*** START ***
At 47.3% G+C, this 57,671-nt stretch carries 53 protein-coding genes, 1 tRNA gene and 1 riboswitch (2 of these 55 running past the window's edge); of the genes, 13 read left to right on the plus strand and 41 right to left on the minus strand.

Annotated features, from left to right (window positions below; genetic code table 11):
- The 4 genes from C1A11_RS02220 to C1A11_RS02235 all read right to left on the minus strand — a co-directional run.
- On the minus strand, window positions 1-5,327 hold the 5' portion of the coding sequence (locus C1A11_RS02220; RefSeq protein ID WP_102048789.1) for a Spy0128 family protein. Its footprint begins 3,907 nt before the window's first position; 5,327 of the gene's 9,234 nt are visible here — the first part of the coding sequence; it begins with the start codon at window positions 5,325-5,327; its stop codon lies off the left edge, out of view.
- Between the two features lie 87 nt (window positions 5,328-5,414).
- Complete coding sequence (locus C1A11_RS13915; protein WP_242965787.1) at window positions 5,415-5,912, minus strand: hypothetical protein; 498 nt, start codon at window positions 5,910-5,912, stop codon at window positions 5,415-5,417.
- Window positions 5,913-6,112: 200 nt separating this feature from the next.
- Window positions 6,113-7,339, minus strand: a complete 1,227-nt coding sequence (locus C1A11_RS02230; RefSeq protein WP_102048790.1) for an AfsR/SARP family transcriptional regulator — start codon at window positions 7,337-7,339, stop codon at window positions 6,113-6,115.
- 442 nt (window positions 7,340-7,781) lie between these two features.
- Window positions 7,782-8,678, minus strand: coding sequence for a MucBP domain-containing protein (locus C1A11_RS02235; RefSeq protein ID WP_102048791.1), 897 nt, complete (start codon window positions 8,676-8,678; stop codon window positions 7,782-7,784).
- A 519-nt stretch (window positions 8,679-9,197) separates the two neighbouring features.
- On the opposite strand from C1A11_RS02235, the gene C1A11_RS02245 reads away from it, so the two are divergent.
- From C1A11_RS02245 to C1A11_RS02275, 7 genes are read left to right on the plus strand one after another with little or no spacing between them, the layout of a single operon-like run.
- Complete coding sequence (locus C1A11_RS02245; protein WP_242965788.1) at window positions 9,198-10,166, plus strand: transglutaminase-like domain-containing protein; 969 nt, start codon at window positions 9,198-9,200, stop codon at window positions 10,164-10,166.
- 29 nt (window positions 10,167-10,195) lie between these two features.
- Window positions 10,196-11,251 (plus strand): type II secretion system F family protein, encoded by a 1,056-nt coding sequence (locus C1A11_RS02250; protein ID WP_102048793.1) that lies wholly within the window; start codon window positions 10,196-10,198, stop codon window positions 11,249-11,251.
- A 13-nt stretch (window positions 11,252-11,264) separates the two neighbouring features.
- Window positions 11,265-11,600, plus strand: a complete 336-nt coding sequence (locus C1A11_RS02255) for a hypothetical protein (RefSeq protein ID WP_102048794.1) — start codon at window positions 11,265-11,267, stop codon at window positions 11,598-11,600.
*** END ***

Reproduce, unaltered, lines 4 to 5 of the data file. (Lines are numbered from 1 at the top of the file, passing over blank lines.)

- On the minus strand, window positions 1-5,327 hold the 5' portion of the coding sequence (locus C1A11_RS02220; RefSeq protein ID WP_102048789.1) for a Spy0128 family protein. Its footprint begins 3,907 nt before the window's first position; 5,327 of the gene's 9,234 nt are visible here — the first part of the coding sequence; it begins with the start codon at window positions 5,325-5,327; its stop codon lies off the left edge, out of view.
- Between the two features lie 87 nt (window positions 5,328-5,414).